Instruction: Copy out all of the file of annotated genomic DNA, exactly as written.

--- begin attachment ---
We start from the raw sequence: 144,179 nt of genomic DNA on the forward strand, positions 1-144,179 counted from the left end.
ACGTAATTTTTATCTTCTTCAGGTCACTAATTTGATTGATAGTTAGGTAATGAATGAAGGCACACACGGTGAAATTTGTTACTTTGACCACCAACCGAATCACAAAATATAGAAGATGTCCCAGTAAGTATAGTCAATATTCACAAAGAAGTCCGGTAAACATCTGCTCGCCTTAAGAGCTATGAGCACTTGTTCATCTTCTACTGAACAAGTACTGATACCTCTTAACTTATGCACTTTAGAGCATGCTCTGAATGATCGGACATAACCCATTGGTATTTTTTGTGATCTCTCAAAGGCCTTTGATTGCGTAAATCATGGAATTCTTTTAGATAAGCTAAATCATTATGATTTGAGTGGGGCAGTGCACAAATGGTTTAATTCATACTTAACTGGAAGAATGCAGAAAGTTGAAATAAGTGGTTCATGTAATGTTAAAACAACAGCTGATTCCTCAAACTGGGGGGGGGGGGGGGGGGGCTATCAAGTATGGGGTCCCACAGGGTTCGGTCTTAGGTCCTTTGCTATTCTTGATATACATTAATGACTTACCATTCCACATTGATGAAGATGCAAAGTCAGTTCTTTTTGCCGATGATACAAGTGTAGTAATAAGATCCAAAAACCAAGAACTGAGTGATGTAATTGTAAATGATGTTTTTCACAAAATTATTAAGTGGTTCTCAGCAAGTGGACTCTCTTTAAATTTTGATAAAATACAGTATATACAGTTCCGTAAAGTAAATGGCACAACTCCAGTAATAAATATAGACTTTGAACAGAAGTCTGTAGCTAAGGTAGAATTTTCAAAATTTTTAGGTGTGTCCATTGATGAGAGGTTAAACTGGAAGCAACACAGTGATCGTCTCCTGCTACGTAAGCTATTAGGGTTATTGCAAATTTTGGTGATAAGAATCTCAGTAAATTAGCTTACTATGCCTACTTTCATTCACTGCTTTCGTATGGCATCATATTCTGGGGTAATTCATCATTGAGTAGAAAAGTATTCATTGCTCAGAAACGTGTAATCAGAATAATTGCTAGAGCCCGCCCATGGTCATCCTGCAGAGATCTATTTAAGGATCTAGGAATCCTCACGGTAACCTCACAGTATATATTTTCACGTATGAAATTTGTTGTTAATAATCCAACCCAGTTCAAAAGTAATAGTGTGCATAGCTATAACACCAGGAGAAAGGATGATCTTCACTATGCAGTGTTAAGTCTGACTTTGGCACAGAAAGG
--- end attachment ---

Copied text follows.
We start from the raw sequence: 144,179 nt of genomic DNA on the forward strand, positions 1-144,179 counted from the left end.
ACGTAATTTTTATCTTCTTCAGGTCACTAATTTGATTGATAGTTAGGTAATGAATGAAGGCACACACGGTGAAATTTGTTACTTTGACCACCAACCGAATCACAAAATATAGAAGATGTCCCAGTAAGTATAGTCAATATTCACAAAGAAGTCCGGTAAACATCTGCTCGCCTTAAGAGCTATGAGCACTTGTTCATCTTCTACTGAACAAGTACTGATACCTCTTAACTTATGCACTTTAGAGCATGCTCTGAATGATCGGACATAACCCATTGGTATTTTTTGTGATCTCTCAAAGGCCTTTGATTGCGTAAATCATGGAATTCTTTTAGATAAGCTAAATCATTATGATTTGAGTGGGGCAGTGCACAAATGGTTTAATTCATACTTAACTGGAAGAATGCAGAAAGTTGAAATAAGTGGTTCATGTAATGTTAAAACAACAGCTGATTCCTCAAACTGGGGGGGGGGGGGGGGGGGCTATCAAGTATGGGGTCCCACAGGGTTCGGTCTTAGGTCCTTTGCTATTCTTGATATACATTAATGACTTACCATTCCACATTGATGAAGATGCAAAGTCAGTTCTTTTTGCCGATGATACAAGTGTAGTAATAAGATCCAAAAACCAAGAACTGAGTGATGTAATTGTAAATGATGTTTTTCACAAAATTATTAAGTGGTTCTCAGCAAGTGGACTCTCTTTAAATTTTGATAAAATACAGTATATACAGTTCCGTAAAGTAAATGGCACAACTCCAGTAATAAATATAGACTTTGAACAGAAGTCTGTAGCTAAGGTAGAATTTTCAAAATTTTTAGGTGTGTCCATTGATGAGAGGTTAAACTGGAAGCAACACAGTGATCGTCTCCTGCTACGTAAGCTATTAGGGTTATTGCAAATTTTGGTGATAAGAATCTCAGTAAATTAGCTTACTATGCCTACTTTCATTCACTGCTTTCGTATGGCATCATATTCTGGGGTAATTCATCATTGAGTAGAAAAGTATTCATTGCTCAGAAACGTGTAATCAGAATAATTGCTAGAGCCCGCCCATGGTCATCCTGCAGAGATCTATTTAAGGATCTAGGAATCCTCACGGTAACCTCACAGTATATATTTTCACGTATGAAATTTGTTGTTAATAATCCAACCCAGTTCAAAAGTAATAGTGTGCATAGCTATAACACCAGGAGAAAGGATGATCTTCACTATGCAGTGTTAAGTCTGACTTTGGCACAGAAAGG